Gluten free meals have so many benefits – but that doesn’t necessarily mean that a diet completely free of gluten is the right one for you.
Probably the number one question I get asked when people find out about my diet, is whether or not I see a difference in my overall health. My answer is always ‘yes’, but that’s because I have a gluten intolerance. There’s a false perception around gluten that if you cut it out you’ll lose weight, be able to get more toned, etc. But that is absolutely not the case with a gluten free diet and in fact, I would recommend that you do not go full-on gluten free.
All throughout my teenage years I was very malnourished. I ate more calories than what I needed to in a day but nothing was “sticking” to my bones, if you will. It got to the point where I was called into the guidance counselor’s office in middle school because they thought I had an eating disorder. Fast forward 10 years to my diagnosis and it turns out that gluten was causing my body to reject nutrients and vitamins because my body just can’t process gluten proteins.
Going gluten free made me gain weight I needed to be healthy. My doctor told me to prepare for a 20-30 pound weight gain now that I was actually absorbing fats and nutrients from food, but it only ended up being around 5-8 pounds.
Going gluten free cured my insomnia. I had a horrible sleep schedule as a teenager and even in college leading up to my diagnosis. I just couldn’t fall asleep, no matter what I did.
Going gluten free means I have a much higher level of arsenic in my blood. The number one reason why I don’t advocate adopting a gluten free diet unless you have a medical reason to is because of arsenic. Much of the gluten free products are made from some kind of rice, since it’s a common flour alternative to wheat. But, rice naturally carries high level of arsenic – that’s just how rice is.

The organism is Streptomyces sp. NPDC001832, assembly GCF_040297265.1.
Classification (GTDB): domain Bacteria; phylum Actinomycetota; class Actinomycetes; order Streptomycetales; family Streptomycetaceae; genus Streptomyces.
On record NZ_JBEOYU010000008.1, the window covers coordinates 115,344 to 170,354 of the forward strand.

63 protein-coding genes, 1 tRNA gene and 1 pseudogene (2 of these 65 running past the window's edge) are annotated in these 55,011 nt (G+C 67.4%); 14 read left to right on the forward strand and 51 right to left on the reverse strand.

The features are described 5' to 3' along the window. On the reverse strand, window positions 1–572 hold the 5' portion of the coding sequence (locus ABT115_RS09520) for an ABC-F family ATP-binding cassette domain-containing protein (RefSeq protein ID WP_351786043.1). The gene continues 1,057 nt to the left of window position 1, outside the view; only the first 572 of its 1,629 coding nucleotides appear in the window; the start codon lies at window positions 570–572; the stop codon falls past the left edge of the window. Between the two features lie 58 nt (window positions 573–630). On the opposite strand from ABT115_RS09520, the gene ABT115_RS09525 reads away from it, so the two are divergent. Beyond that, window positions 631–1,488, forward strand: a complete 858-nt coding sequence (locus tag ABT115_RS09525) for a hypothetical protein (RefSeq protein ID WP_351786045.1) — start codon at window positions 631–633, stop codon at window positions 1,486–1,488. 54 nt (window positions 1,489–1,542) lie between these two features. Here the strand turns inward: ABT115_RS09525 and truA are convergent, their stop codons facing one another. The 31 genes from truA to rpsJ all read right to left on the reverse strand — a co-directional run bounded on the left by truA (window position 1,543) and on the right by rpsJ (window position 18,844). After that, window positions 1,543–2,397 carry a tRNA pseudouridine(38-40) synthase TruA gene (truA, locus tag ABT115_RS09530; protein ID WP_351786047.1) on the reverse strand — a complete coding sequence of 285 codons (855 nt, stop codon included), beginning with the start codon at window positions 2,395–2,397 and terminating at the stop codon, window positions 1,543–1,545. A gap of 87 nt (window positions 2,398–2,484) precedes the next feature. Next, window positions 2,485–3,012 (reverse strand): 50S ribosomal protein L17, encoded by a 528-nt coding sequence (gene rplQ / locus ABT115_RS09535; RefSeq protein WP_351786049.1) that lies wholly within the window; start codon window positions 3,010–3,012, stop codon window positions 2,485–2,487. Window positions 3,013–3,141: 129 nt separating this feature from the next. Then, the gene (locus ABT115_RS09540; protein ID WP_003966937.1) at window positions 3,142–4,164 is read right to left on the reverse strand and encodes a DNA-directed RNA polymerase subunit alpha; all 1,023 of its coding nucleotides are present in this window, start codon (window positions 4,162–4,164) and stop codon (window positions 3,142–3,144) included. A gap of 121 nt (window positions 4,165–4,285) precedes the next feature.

Now this isn’t a problem for most people because they don’t eat as much rice, they have gluten to balance that out. But going gluten free means a much higher percentage of rice and arsenic in my diet. I’ve found ways around this, like using cauliflower rice and eating dishes mainly made of protein and vegetables. But, it’s one less important carb that I’m eating because of that.
There’s a very important difference between a gluten intolerance, a wheat allergy and celiac’s disease.
There’s a difference between a gluten intolerance, a wheat allergy and celiac’s disease. If a doctor hasn’t diagnosed you with any three of these, I do not recommend a total gluten free diet. That being said, it can be very beneficial to limit the amount of gluten you consume every day. I’m not a doctor so any life changing diet decisions should be discussed with your doctor. Besides talking to your doctor, here’s a few more resources about what it means to be gluten free from the Celiac Disease Foundation and the Mayo Clinic.
I always tell people that you’d be surprised by how many meals you make already that a pretty much gluten free and that with a few small modifications you can transform your diet. But I always add, that you should only continue with the diet if you truly notice a difference and you’ve had a discussion with a medical professional!